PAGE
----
McHugh, M. C., & Frieze, I. H. (1997). The measurement of gender-role attitudes: A review and commentary. Psychology of Women Quarterly, 21, 1-16.

Morgan, M. Y. (1987). The impact of religion on gender-role attitudes. Psychology of Women Quarterly, 11, 301-310.

Moskowitz, H., Griffith, J. L., DiScala, C., & Sege, R. D. (2002). Serious injuries and deaths of adolescent girls resulting from interpersonal violence: Characteristics and trends from the United States. Journal of the American Academy of Child & Adolescent Psychiatry, 41, 181.

O'Neal, M. F., & Dorn, P. W. (1998). Effects of time and an educational presentation on student attitudes toward wife beating. Violence & Victims, 13, 149-157.

Rickgarn, R. L. V. (1989). Violence in residence halls: Campus domestic violence. In M. J. Barr & M. L. Upcraft (Series Eds.) & J. M. Sherrill & D. G. Siegel (Vol. Eds.), New directions for student services: Vol. 47. Responding to violence on campus (pp. 29-40). San Francisco, CA: Jossey-Bass.

Roscoe, B. (1985). Courtship violence: Acceptable forms and situations. College Student Journal, 19, 389-393.

St. Lawrence, J. S., & Joyner, D. J. (1991). The effects of sexually violent rock music on males' acceptance of violence against women. Psychology of Women Quarterly, 15, 49-63.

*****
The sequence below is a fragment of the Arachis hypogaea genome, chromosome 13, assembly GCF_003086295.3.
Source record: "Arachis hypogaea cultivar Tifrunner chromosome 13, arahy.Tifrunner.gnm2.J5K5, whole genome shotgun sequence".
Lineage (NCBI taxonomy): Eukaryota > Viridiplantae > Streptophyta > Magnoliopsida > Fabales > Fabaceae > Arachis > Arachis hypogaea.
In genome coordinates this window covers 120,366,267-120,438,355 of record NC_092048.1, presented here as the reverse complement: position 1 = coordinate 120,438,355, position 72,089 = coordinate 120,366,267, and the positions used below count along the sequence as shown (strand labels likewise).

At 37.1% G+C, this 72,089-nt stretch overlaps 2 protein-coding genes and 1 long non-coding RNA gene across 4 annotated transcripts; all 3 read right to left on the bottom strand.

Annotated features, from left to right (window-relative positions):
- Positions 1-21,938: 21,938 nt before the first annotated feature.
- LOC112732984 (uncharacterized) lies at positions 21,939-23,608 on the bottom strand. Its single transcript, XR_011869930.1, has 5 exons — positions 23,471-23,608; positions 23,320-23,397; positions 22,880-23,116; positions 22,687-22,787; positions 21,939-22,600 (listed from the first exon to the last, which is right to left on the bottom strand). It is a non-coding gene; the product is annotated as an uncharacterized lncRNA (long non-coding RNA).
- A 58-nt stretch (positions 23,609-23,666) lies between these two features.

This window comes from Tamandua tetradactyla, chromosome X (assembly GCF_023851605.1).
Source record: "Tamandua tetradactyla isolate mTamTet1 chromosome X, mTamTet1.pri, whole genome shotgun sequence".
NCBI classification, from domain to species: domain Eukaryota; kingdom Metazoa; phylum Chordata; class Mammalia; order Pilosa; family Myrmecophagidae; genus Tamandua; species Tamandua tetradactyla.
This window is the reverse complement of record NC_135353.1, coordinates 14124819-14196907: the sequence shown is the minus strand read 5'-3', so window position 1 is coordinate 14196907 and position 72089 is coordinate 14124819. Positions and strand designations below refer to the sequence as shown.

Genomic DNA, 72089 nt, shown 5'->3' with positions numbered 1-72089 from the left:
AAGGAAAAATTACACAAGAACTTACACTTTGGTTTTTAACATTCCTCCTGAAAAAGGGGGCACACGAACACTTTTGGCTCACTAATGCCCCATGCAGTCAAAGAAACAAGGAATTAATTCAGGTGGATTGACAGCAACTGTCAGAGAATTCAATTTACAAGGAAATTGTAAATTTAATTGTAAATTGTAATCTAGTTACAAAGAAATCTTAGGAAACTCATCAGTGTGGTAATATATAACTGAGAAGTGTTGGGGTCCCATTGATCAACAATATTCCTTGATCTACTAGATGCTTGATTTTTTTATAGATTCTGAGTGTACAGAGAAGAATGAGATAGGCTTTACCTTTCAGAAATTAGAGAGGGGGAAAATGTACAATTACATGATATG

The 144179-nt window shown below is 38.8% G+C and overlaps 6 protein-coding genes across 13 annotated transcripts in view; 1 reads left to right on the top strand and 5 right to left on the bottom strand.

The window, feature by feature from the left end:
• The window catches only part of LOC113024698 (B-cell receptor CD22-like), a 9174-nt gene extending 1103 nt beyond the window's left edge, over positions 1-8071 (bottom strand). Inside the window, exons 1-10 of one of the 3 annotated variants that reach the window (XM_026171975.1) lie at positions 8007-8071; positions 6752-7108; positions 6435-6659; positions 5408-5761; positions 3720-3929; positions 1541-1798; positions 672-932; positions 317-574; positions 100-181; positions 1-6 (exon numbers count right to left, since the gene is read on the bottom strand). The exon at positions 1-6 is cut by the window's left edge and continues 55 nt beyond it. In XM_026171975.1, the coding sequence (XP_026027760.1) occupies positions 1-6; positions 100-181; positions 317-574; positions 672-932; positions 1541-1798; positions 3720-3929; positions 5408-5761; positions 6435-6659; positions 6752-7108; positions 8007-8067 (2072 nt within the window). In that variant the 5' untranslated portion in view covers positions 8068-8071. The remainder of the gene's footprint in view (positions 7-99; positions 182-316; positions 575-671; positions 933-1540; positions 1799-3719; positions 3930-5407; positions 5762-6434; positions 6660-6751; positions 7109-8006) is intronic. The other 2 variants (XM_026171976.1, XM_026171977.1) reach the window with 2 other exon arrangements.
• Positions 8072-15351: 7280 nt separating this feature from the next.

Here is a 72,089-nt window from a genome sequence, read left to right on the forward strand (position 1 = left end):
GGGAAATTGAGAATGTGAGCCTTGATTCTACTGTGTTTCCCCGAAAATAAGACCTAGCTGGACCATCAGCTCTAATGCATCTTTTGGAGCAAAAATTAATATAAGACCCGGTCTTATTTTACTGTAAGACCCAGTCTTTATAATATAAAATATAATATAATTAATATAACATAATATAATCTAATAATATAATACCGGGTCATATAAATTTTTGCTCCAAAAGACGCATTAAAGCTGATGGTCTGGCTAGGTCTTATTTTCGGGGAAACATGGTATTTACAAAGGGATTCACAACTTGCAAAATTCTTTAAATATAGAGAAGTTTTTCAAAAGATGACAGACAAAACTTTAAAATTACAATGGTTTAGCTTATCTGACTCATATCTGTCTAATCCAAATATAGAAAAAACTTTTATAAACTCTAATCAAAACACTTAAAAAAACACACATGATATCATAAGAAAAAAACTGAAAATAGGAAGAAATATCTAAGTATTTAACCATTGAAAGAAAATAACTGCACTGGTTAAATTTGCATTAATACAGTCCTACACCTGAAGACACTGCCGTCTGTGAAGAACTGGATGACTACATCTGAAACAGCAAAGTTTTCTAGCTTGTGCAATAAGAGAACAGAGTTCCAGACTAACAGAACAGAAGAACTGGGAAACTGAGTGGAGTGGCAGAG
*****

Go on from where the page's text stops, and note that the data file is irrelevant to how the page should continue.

Saunders, D. G., Lynch, A.B., Grayson, M., & Linz, D. (1987). The Inventory of Beliefs About Wife Beating: The construction and initial validation of a measure of beliefs and attitudes. Violence and Victims, 2, 39-57.

Scandura, T. A., Tejeda, M. J., & Lankau, M. J. (1995). An examination of the validity of the Sex-Role Egalitarianism Scale (SRES-KK) using confirmatory factor analysis procedures. Educational and Psychological Measurement, 55, 832-841.

Shultz, S. K., Scherman, A., & Marshall, L. J. (2000). Evaluation of a university-based date rape prevention program: Effect of attitudes and behavior related to rape. Journal of College Student Development, 41, 193-201.

Silverman, J. G., & Williamson, G. M. (1997). Social ecology and entitlements involved in battering by heterosexual college males: Contributions of family and peers. Violence and Victims, 12, 147-164.

Spence, J. T., & Helmreich, R. (1972). The Attitudes Toward Women Scale: An objective instrument to measure attitudes toward the rights and roles of women in contemporary society. Catalog of Selected Documents in Psychology, 2, 1-66.

Spence, J. T., Helmreich, R., & Stapp, J. (1973). A short version of the Attitudes Toward Women Scale (AWS). Bulletin of Psychonomic Society, 2, 219-220.